Fumiko Hayashida: The Woman Behind the Symbol

In February 1942, two months after the bombing of Pearl Harbor, the U.S. government issued Executive Order 9066 authorizing the relocation of 110,000 people of Japanese ancestry living on the West Coast in order to incarcerate them in isolated and desolate concentration camps. The government’s justification was to protect the country against espionage and sabotage by Japanese Americans. Those rounded up included everyone who had at least 1/16th of Japanese heritage – from newborn babies, young children and orphans, to the elderly and the infirm. They were interned between 1942-1945 in ten states from Idaho to Arkansas.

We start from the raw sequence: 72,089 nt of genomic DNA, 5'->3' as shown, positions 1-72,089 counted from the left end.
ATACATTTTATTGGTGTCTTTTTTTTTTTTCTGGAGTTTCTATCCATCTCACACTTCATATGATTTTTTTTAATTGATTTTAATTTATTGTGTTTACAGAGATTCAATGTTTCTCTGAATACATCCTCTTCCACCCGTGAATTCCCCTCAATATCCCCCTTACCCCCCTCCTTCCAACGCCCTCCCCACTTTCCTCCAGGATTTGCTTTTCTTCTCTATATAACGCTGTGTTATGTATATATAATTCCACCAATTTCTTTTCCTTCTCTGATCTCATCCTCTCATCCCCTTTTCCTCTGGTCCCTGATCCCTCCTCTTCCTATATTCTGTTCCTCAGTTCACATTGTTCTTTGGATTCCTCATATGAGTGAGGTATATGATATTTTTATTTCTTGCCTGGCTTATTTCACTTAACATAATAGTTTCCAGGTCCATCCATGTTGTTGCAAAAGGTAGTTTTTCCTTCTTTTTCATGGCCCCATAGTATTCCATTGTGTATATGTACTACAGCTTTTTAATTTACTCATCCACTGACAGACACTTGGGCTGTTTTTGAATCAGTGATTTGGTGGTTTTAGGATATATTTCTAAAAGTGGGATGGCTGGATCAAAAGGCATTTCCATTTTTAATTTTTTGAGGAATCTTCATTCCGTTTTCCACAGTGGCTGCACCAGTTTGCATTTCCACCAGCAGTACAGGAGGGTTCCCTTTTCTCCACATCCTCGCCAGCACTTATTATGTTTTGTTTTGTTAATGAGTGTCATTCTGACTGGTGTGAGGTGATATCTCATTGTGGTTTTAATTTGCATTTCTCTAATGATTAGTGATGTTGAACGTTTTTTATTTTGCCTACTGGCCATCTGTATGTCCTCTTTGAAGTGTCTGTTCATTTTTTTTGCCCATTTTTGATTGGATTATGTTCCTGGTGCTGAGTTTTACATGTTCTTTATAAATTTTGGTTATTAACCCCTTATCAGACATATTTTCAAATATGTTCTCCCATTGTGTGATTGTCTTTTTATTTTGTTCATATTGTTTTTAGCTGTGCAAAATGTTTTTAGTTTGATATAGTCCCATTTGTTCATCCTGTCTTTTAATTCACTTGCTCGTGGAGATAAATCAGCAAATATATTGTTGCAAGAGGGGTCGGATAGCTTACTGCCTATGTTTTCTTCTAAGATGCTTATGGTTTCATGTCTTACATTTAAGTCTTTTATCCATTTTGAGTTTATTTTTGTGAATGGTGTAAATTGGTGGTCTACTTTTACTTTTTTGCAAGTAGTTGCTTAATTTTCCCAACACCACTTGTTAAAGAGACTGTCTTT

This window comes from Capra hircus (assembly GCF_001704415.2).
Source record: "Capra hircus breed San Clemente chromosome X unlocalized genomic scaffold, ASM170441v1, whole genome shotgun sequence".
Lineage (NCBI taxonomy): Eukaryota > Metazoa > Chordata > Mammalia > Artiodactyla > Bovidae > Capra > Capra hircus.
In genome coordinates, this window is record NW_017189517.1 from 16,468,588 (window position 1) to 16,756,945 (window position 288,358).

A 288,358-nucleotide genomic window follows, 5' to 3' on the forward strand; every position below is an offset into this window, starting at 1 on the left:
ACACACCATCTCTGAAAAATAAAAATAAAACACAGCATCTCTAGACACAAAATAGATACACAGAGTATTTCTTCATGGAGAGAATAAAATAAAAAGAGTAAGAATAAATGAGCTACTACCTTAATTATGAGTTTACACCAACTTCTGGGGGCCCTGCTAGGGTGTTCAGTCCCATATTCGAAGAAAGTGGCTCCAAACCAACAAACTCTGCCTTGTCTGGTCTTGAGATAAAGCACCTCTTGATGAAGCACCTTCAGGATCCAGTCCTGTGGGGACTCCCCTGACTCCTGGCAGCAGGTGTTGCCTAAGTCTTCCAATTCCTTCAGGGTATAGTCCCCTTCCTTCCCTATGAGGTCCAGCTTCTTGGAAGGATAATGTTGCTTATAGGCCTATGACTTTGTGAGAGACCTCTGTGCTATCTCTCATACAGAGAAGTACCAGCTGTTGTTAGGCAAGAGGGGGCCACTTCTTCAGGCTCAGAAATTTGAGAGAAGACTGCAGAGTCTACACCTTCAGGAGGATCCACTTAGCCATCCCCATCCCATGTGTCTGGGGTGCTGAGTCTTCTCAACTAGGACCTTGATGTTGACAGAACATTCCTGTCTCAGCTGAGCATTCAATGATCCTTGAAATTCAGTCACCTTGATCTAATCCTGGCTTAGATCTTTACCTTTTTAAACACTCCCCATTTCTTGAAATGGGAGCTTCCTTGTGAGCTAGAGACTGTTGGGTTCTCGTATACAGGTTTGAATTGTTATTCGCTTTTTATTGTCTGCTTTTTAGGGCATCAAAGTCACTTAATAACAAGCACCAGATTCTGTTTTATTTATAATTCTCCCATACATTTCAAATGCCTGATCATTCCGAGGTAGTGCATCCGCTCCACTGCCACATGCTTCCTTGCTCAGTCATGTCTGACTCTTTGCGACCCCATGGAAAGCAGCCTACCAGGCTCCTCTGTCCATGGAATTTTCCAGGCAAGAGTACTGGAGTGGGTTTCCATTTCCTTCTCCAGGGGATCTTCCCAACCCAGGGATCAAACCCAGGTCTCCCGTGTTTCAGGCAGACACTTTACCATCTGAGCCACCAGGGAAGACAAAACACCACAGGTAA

Exclusion Order No. 1, authorizing the first relocation, targeted the Japanese Americans living on Bainbridge Island, Washington. One of them was 31 year-old Fumiko Hayashida, a pregnant mother of two. She was one of 227 members of her community who, dressed in their best clothes, assembled at the Eagledale ferry landing on March 30th, 1942. As they waited to be taken off the Island by armed military escorts, Fumiko, holding her 13 month-old daughter Natalie Kayo, was photographed by a Seattle Post-Intelligencer photographer. The photograph has since become a lasting iconic symbol of the internment experience.

Produced by Stourwater Pictures in association with the Bainbridge Island Japanese American Community (BIJAC).

Film festivals: SF Int’l Asian American, D.C. Asian Pacific American, Tacoma, Gig Harbor and Port Townsend


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